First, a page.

With more than a billion smartphones in use worldwide, the impact these devices have made on our working and private lives is profound. Yet despite this meteoric rise in the use of smartphones and other mobile computing devices, IT managers across many industries — at public safety organizations in particular where poor communications can cost lives and at enterprises reliant on mobile teams — have been slow to adopt the use of these devices for mission- or business-critical push-to-talk (PTT) communications.
Workers already carry smartphones for a variety of tasks other than voice communications—from cloud storage access to mapping to email. But the ability to talk to one another remains the most important form of communication and when businesses can make it simpler for their employees to talk, they should do so. Problematically, organizations do not harness the full potential of smartphones as PTT devices.
In part, this is because many enterprises already have other PTT systems in place, such as land mobile radio (LMR) or carrier-based proprietary PTT networks like Sprint’s now-defunct iDEN. Since smartphones have traditionally been disconnected from these older systems, these businesses have been unable to take advantage of them to create a truly enterprise-wide, voice communications network. Too often, the result is a fragmented communications ecosystem in which, despite of the ubiquity of various, powerful communications devices, one team cannot instantly talk to another due simply to device or network incompatibility.
For organizations to reach peak efficiency, all teams should be able to communicate instantly and seamlessly, without barriers caused by such incompatible devices or networks. But because organizations so often rely on LMR (i.e., two-way radio) systems for PTT, they are often unable to achieve this kind of instant, enterprise-wide connectivity.
As a stand-alone system, radio networks are not the ideal communications solution many are made to believe. Their proprietary nature means that they are not naturally interoperable with other systems, even with other radio systems. They are also purely single-function devices, restricted to only voice communications. Radio networks are moreover limited by geographic reach and cannot effectively link workers spread over the entire footprint of an organization. And yet many organizations do not want to simply replace these radio systems because they continue to be useful devices in certain situations where rugged, durable or intrinsically safe tools are necessary.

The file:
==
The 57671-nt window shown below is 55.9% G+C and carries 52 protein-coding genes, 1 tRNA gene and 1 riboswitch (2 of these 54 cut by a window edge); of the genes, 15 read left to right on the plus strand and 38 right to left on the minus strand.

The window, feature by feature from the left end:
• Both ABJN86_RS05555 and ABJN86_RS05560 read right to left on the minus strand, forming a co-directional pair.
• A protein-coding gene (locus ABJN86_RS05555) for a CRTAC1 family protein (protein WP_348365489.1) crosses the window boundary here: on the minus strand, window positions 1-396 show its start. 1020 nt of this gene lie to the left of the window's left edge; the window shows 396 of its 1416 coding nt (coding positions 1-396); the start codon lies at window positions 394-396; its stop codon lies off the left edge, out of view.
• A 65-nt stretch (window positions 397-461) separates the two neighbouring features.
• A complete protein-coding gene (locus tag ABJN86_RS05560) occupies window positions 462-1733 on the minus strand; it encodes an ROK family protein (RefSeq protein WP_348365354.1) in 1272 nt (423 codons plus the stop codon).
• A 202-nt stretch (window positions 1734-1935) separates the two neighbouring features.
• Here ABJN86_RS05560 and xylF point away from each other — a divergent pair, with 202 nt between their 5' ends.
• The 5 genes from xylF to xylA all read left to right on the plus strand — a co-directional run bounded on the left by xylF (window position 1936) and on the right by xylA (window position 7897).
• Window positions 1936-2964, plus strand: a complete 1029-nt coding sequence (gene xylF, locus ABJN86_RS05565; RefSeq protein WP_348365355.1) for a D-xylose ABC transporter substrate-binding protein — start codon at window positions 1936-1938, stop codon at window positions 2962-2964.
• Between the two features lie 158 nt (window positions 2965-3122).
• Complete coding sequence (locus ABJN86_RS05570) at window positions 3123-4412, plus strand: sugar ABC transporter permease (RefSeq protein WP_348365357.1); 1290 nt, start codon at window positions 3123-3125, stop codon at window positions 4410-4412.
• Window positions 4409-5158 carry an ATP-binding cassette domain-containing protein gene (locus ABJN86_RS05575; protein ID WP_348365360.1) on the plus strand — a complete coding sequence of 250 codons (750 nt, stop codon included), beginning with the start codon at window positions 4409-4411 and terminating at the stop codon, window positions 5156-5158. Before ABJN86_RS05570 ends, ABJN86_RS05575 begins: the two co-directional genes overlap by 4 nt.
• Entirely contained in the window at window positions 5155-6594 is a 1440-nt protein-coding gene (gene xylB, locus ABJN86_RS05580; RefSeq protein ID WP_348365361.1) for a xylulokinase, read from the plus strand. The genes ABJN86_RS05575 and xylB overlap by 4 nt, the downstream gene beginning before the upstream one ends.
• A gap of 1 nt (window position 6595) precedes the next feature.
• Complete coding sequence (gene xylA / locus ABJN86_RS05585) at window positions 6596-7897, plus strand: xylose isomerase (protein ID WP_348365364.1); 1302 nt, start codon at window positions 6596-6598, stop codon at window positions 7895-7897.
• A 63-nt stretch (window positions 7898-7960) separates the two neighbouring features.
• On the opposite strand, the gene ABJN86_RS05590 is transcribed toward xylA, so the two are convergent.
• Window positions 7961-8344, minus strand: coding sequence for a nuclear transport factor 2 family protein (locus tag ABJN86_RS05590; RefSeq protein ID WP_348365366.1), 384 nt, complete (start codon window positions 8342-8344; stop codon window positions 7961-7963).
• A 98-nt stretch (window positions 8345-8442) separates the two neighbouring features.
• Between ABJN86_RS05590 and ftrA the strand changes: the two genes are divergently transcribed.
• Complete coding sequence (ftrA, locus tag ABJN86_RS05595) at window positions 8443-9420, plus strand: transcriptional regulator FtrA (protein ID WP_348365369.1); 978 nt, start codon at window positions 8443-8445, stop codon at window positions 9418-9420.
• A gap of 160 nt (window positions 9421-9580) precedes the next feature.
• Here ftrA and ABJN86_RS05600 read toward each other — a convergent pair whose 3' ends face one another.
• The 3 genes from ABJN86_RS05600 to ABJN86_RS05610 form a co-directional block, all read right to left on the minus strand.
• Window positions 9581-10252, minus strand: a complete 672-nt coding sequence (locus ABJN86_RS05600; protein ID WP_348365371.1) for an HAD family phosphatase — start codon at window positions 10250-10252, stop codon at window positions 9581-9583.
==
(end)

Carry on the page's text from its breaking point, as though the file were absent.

This prevailing idea that users must choose between systems based entirely on radio or entirely on smart devices is misleading. A third option is available that lets organizations continue to use radio systems while connecting them to smartphones and other, newer devices. It is possible to extend the reach of older, legacy systems so that two-way radio users can reach others outside of their radio network and connect to staff carrying smart devices—from BlackBerry devices, to iPhones, to Windows-based smartphones and more.
Given this, there is no reason that organizations should limit their PTT infrastructure to LMR systems — not when they can be connected to more powerful devices and networks that allow for PTT that extends across an enterprise, rather than being limited only to small, local user groups.
Of course, incumbent technology vendors will attempt to dissuade customers from abandoning existing technology. But radio systems alone do not and should not define mobile workforce communications for the enterprise — they are often unaffordable to maintain or upgrade and, on their own, are incapable of delivering PTT throughout an entire enterprise.
Instead, the goal of communications systems should be interoperability. This means that organizations can continue to use legacy devices when necessary, made possible by available software that effectively and securely unites all of these disparate devices and networks — radio systems, smartphones and tablets, desktop and laptop PCs and more — under one roof. Dispatchers on a desktop, for example, can manage PTT channels for users carrying any combination of two-way radios and smartphones.
This type of enterprise-wide PTT — where everyone from management to office workers to field teams has real-time access to one another regardless of location, device or network — is game-changing for enterprise communications. Take, for instance, the many organizations today already benefitting from this technology. U.S. military and government agencies, large multi-national hospitality chains, public safety organizations, oil and gas producers and others are all using software such as Twisted Pair’s WAVE to ensure that all critical teams can communicate with one another without boundaries of device or network.
Very rarely do organizations have the chance to bridge old and new technology to create a more powerful solution than was previously available. Enterprises that have long relied on two-way radios or carrier PTT networks must realize that these systems alone are no longer adequate in an environment where much more powerful communications devices are available. Without the need to face an either/or choice between legacy systems and smartphones, organizations are free to pick the devices and networks best-suited for their teams’ needs.
The vast array of devices available to workers today should make work easier — not more complicated. Creating enterprise-wide PTT, where any employee can communicate with any other — regardless of device, network, location or job title — does just that.
James Mustarde is responsible for marketing at Twisted Pair Solutions.